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WSU uses size advantage to beat Rhode Island in HOF Tip-Off third-place game, 78-57

Washington State forward Rueben Chinyelu, right, fights for a rebound during Saturday’s game against Mississippi State.  (Courtesy of WSU Athletics)

PULLMAN – Washington State might have something brewing with this new approach.

The Cougars, who in years prior prided themselves on spreading the floor and playing spurts of positionless basketball, are trying something different this year: They’re playing big. They’re using their size advantages. They’re playing basketball like the year is 1992.

If a 78-57 win over Rhode Island on Sunday afternoon is any indication, WSU’s new strategy has some teeth. With this victory, the Cougars took third place at the Hall of Fame Tip-off in Uncasville, Connecticut, and they are now off to a 3-1 start.

The receipt came in the numbers. Transfer forward Isaac Jones led all scorers with 21 points, and he did it efficiently, connecting on 8 of 11 shots – most around the basket. WSU won the rebounding battle, 36-28, and it tallied 52 points in the paint. So stifling was the Cougs’ defense that in the second half, the Rams shot just 30% from the field.

Late in the game, around the eight-minute mark, WSU guard Myles Rice left with an apparent injury. He watched the rest of the game from the bench. That came after his outing in Saturday’s loss to Mississippi State: 21 points on 8-for-18 shooting.

On Sunday, many of the Cougs’ best performers were their post players. True freshman Rueben Chinyelu, a 6-foot-11 true freshman, registered 12 points and six rebounds, using his long frame to back defenders down and flip in shots around the rim. Six-foot-7 guard Kymany Houinsou tallied a career-high 13 points, pairing that with a block and a steal.

Even junior college transfer Oscar Cluff, a 6-foot-11 center, put up seven points, five rebounds, two blocks and one steal. In 16 minutes, he was a plus-20 in the box score, which is a fancy way of saying the obvious: When he took the floor, he changed the game on both ends, tracking down loose balls and burying defenders underneath.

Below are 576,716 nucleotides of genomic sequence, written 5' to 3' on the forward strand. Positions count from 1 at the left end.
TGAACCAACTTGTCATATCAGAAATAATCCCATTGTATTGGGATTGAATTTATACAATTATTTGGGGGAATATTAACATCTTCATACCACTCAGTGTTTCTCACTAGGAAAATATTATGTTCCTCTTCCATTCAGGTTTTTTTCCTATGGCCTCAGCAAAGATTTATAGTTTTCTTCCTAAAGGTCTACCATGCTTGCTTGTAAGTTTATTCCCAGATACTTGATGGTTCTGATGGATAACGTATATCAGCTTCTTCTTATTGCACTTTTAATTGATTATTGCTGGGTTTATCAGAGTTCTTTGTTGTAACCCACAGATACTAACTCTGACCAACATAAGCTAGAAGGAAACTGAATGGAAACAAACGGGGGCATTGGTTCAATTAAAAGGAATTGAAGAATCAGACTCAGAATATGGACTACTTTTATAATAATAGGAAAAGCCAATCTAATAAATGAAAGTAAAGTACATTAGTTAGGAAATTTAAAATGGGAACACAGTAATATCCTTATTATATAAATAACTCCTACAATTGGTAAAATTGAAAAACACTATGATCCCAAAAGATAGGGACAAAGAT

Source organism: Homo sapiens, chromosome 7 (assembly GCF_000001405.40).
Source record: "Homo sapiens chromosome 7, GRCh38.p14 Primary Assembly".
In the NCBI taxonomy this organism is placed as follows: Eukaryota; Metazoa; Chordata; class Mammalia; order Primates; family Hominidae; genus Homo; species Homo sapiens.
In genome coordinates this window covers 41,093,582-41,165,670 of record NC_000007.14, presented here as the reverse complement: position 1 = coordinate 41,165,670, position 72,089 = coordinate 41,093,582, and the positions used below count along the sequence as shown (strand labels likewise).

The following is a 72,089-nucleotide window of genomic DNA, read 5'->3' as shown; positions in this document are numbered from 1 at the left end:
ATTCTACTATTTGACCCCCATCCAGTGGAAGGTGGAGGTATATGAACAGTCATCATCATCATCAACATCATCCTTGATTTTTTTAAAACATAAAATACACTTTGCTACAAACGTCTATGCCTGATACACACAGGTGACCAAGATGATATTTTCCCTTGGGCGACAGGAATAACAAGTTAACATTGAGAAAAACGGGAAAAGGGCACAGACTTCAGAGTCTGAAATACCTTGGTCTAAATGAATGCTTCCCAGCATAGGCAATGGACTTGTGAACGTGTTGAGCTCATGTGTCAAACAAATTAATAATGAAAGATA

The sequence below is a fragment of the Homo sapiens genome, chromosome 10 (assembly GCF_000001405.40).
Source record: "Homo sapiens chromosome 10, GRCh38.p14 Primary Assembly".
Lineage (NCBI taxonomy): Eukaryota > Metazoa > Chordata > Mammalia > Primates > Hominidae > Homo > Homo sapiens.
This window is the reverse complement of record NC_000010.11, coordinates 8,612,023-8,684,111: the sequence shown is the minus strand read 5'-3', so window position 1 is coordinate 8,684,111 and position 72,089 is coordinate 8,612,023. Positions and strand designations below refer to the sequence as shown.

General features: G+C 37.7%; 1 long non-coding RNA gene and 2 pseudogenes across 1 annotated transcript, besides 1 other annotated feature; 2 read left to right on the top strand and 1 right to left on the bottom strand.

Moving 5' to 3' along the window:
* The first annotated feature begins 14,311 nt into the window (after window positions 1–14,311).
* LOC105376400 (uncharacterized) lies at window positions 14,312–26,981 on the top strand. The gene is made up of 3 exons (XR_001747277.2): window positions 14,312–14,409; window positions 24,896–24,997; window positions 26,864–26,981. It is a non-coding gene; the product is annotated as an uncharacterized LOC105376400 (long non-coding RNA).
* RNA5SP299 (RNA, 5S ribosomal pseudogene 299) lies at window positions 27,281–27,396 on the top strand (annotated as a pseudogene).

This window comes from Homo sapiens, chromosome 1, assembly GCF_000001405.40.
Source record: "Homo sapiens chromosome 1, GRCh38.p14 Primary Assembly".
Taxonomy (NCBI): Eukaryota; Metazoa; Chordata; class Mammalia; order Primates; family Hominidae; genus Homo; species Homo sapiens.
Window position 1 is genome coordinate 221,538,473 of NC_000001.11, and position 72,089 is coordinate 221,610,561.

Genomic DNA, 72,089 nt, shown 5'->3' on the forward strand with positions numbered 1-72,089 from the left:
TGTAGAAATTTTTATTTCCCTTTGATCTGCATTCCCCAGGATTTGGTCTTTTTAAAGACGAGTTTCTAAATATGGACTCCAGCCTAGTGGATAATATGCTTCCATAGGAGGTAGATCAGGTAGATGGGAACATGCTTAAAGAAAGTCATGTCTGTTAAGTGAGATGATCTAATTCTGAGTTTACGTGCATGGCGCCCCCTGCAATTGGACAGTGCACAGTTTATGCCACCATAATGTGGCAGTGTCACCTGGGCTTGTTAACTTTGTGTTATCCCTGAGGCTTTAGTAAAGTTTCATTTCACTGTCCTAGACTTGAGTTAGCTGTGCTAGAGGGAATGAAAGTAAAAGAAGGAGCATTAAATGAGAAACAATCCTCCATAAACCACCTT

That helped Washington State control nearly the whole game. Rhode Island’s last lead came around the 15-minute mark of the first half. From there, the Cougs used a short run to retake the lead, which they held on to the rest of the way. Shortly before halftime, Rhode Island pulled back within three, but that’s when Jones found a cutting Houinsou for a dunk – then Houinsou splashed a long ball for a 39-32 lead at the intermission.

In the second half, WSU seized its first double-digit lead with a 3-pointer from senior Andrej Jakimovski, who carded five points on 2-for-7 shooting. The Rams responded with six straight points, so the Cougs answered with five of their own, getting a free throw from Jaylen Wells, then four straight from Chinyelu, restoring a 10-point lead with 10 minutes to play.

That’s about when Washington State really put the game away. On a 13-2 run, the Cougs got baskets from Wells, Jones and Cluff, opening up a 70-51 lead. In that stretch, Jones faked a dribble-handoff, drove into the lane, took a body bump, then rose up and threw one down, an enormous dunk that illustrated one thing above all: WSU is fully intent on playing bully-ball this winter.

On Sunday, that shone through most on defense. The Cougars finished with seven blocks. They parlayed 11 offensive rebounds into 14 second-chance points. They didn’t have much luck from beyond the arc, connecting on just three of 17 triples, but they made up for that by punishing the Rams down low.

Washington State also got 35 points from its bench, which might be the second-most important development to come from this win. Chinyelu and Houinsou combined for 25. The other 10 came from Wells, who tallied eight, and freshman guard Isaiah Watts, who added two points in the final 10 seconds.

WSU returns to action on Friday, hosting Utah Tech to kick off a five-game homestand.